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|Title:||Gentle Anarchy in the Novels of Ethel Wilson|
|Keywords:||English Language and Literature;English Language and Literature|
|Abstract:||<p>This thesis examines Ethel Wilson's five novels as works that question the organization of twentieth-century, western society, especially as that organization pertains to women. Each novel is dealt with in a separate chapter, and each chapter explores the author's gently anarchic treatment of social attitudes. The family, which is the central unit of organization in our society, is disrupted ·in Wilson's presentation of it. This disruption is the focal point of my discussion. Human commitment has most often been regarded by critics as Wilson's central concern. Wilson, however, is concerned not simply with human commitment, but with female response in the "web" of humankind. She writes stories about women -- their strengths, their weaknesses, their silences. This thesis gives voice to the feminist aspects of Wilson's that, to date, have been kept silent.</p>|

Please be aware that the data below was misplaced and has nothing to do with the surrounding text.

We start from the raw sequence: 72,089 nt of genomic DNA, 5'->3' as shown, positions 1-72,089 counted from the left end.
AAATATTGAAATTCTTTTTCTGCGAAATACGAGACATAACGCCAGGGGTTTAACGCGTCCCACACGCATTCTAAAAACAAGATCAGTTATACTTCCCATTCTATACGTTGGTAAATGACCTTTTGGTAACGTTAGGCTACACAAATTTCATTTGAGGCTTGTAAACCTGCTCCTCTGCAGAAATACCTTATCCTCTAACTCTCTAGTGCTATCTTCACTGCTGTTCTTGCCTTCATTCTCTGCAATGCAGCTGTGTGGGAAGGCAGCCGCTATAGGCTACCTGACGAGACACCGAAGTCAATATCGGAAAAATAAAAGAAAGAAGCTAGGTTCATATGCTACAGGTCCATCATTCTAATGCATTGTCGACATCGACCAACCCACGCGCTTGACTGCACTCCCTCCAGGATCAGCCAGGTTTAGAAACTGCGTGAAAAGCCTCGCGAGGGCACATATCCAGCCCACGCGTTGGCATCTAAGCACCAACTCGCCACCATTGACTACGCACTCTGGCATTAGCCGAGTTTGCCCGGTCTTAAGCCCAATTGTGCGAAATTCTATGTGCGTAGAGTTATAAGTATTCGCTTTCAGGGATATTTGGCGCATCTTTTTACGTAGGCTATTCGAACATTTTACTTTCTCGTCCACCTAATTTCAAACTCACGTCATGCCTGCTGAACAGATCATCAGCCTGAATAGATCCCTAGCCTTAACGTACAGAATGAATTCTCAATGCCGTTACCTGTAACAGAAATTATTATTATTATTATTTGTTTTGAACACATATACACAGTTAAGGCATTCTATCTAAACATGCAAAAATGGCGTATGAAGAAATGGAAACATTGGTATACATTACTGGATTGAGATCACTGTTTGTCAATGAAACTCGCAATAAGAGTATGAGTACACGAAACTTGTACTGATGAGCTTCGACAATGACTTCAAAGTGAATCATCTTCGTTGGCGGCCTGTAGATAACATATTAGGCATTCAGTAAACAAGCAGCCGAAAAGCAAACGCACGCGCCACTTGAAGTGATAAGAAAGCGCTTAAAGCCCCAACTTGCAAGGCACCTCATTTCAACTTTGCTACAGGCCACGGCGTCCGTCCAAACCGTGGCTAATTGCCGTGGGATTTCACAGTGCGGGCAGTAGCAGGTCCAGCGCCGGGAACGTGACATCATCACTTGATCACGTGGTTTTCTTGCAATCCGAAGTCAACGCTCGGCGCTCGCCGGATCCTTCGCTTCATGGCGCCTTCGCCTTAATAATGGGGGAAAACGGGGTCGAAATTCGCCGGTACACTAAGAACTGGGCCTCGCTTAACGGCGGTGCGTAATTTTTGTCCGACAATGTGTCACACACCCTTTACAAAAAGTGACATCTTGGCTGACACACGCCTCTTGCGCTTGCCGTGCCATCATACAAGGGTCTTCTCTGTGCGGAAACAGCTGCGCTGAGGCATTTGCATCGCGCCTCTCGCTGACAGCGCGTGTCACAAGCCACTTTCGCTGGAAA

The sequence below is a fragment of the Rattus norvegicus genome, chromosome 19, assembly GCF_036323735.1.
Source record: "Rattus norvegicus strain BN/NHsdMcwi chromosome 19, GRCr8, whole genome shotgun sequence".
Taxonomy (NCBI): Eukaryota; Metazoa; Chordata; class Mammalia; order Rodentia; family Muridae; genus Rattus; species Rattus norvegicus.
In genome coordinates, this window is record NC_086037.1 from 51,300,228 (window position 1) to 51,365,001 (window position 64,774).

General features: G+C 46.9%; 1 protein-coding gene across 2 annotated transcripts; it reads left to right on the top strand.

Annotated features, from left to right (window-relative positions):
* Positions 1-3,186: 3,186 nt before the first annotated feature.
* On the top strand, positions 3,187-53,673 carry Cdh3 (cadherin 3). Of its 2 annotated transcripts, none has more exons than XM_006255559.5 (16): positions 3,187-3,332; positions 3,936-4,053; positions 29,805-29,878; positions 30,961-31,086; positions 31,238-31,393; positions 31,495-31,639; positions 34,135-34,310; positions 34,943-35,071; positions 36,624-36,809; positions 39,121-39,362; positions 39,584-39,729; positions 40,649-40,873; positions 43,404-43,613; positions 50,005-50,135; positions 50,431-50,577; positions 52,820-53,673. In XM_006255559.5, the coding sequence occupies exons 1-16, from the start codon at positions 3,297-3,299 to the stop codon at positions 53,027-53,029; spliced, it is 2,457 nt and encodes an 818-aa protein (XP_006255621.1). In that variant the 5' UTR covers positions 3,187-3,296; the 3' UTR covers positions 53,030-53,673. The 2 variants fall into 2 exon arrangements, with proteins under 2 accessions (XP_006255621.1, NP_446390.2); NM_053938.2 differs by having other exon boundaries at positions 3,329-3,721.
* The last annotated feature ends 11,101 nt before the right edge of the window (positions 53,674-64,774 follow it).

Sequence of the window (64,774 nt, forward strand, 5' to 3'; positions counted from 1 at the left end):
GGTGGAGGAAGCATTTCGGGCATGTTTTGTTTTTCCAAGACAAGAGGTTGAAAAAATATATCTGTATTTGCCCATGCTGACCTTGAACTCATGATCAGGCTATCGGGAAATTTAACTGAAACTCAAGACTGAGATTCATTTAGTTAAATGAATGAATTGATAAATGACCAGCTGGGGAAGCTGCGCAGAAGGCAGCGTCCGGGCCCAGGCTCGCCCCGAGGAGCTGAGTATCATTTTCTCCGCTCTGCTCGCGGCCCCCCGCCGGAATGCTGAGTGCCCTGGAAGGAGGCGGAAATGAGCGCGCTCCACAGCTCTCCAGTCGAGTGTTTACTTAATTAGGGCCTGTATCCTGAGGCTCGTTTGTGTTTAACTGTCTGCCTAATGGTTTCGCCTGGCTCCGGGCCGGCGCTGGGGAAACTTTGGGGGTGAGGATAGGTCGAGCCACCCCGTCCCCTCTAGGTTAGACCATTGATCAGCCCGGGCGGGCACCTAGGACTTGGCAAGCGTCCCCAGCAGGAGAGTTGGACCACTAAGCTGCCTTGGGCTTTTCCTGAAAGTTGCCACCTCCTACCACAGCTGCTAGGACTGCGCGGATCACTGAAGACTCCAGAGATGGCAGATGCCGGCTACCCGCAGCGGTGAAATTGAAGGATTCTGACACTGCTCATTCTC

|Appears in Collections:||Open Access Dissertations and Theses|
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